> > > > rebounding ability decrease -- but the decrease is equal to
      the
      > > player's
      > > > > marginal rebounding value, not his absolute value. If you
      remove
      > > a 10
      > > > > rebound/game player from a team, the team's rebounding will
      not
      > > > decrease by
      > > > > 10 rebounds per game. It will decrease by the marginal value
      of
      > > those 10
      > > > > reb/game. Why? Because while 10 reb/game players may be rare,
      > > there
      > > > are any
      > > > > number of 8 reb/game players who can replace him. In this
      > > > hypothetical case,
      > > > > the marginal value of a 10 reb/game player is 2 reb/game.
      > > > >
      > > >
      > > > But isn't this true to one degree or another of pretty
      > > > much *all* individual stats? You take a 25ppg scorer
      > > > off of a 100ppg team with an injury and you don't expect
      > > > the team to drop to 75 ppg. Yet in evaluating that player
      > > > I've yet to see a researcher say that only some of his 25ppg
      > > > should be counted in his rating? (Well there is the whole
      > > > method of measuring against replacement value, but that's
      > > > agnostic to the oreb/dreb argument, I think). Why are
      > > > Def rebounds singled out for special marginal treatment?
      > > >
      > > > >
      > > > > > And is the complementary statement (that a team's offensive
      > > > > > reb % DOES change significantly when an individual strong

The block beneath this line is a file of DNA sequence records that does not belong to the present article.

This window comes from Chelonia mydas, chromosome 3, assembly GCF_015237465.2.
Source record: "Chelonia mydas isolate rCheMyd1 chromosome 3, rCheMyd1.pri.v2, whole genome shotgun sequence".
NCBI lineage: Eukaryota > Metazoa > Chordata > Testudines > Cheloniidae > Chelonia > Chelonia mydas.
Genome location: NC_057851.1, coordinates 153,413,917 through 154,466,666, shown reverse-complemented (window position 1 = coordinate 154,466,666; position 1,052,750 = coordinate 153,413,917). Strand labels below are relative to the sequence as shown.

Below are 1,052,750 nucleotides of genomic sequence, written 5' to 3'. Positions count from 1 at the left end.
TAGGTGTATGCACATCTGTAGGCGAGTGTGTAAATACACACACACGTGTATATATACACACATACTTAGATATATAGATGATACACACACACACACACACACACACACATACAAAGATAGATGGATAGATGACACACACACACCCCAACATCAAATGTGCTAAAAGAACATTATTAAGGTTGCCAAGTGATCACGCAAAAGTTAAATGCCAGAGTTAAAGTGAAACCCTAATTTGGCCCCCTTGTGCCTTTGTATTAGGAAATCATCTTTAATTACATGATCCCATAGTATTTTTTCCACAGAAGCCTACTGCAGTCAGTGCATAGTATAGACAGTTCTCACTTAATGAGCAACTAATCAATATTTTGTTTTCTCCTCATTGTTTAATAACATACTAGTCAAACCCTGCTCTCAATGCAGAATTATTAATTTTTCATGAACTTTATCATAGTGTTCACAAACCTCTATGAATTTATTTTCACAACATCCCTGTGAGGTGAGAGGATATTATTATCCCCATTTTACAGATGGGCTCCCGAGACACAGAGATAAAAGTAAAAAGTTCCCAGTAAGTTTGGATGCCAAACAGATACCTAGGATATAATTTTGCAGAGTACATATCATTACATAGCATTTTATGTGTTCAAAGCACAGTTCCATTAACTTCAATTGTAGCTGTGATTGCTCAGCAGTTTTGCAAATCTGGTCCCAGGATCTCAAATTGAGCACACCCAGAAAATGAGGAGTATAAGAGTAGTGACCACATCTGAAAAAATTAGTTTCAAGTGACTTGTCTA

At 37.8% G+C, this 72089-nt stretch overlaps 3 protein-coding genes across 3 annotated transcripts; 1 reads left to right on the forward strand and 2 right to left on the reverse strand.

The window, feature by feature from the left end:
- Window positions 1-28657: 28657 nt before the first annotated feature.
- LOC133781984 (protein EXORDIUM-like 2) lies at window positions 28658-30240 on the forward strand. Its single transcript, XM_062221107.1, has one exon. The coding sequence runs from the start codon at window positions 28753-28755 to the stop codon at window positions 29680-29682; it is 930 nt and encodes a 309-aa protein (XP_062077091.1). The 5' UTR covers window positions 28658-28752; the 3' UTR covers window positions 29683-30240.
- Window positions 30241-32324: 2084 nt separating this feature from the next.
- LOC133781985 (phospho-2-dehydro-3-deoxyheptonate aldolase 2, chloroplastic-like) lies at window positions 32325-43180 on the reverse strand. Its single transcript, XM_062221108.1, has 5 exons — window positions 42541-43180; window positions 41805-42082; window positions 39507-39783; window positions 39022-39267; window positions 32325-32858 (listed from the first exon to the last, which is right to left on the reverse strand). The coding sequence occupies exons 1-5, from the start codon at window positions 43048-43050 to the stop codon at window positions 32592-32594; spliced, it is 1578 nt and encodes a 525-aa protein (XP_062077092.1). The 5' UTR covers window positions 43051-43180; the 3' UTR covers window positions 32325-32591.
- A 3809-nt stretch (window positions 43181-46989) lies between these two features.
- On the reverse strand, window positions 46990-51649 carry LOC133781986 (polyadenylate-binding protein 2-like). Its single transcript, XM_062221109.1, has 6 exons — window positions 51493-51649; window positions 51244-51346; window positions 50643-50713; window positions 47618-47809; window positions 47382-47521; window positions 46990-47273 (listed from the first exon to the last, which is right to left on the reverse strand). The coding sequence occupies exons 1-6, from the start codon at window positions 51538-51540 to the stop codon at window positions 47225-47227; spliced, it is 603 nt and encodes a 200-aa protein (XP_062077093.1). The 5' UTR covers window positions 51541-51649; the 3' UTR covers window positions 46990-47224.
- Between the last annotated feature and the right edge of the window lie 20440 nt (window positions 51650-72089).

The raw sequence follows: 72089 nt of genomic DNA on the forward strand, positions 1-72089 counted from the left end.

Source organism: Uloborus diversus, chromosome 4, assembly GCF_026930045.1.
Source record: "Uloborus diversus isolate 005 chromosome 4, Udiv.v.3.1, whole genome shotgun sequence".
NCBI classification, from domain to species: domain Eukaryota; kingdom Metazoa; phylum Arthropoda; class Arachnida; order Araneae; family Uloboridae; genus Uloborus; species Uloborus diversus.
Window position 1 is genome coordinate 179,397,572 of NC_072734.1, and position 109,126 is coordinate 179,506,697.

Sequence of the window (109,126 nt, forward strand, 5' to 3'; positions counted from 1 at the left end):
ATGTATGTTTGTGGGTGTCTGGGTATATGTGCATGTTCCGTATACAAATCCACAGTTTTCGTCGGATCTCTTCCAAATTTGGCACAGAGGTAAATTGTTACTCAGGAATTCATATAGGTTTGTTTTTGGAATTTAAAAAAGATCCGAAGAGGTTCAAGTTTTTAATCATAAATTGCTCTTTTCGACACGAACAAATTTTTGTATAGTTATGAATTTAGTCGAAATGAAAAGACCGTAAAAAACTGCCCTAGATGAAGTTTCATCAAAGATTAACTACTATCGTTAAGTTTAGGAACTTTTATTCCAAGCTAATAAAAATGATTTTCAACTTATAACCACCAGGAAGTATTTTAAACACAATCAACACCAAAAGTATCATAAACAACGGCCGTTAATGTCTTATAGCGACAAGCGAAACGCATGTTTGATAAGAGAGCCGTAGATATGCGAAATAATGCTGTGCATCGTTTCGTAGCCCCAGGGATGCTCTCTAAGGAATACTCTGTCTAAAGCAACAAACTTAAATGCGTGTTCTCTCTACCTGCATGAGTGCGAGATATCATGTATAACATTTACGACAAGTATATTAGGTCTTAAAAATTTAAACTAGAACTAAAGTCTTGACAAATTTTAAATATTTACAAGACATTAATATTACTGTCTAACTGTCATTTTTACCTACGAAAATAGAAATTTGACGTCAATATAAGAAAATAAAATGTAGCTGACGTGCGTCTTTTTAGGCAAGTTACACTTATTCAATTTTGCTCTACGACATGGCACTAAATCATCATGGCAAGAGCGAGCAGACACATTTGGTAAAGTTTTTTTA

> > > > > offensive rebounder sits) also shown by evidence?
      > > > > >
      > > > >
      > > > > This is my conjecture. I have no evidence for it, just an
      > > argument from
      > > > > plausibility.
      > > >
      > > > Fair enough.
      > > >
      > > > But what I'm basically hearing is that orebs should have
      > > > more value (in individual but not team assessment)
      > > > because they have more marginal value. What I'm not
      > > > hearing is anything that I find convincing showing that
      > > > they *do* have more marginal value.
      > > >
      > > > Anyway, I'm gonna think about your other comments a bit more.
      > > > Hope others will jump in on this one. Rebounding is the
      > > > second oldest and second most prevalent basketball stat
      > > > out there (next to points, whose value is pretty well
      > > > understood). If we can't adequately explain our mathematical
      > > > treatment of rebounds then I don't think mathematical
      > > > analysis of basketball is going to get anywhere near
      > > > the level of acceptance that James & Palmer have gotten in
      > > > the baseball world.
      > > >
      > > >
      > > > >
      > > > > The value we give to a rebound should also reflect, not its
      > > > importance, but
      > > > > its "price," minus the price of the next best option. A
      center
      > > grabs
      > > > a miss,
      > > > > with a teammate further along the baseline. The board was
      > > important
      > > > in that
      > > > > it ended the opponent's possession, but its marginal value is
      the
      > > > value of
      > > > > that rebound minus the probability of his teammate getting
      the
      > > rebound.
      > > >
      > > > I like this explanation. But I need to think about it. And
      > > > for it to have value that "probability of his temmate getting
      the
      > > > rebound" needs to be better fleshed out for both DRs and ORs.
      > > > IMO.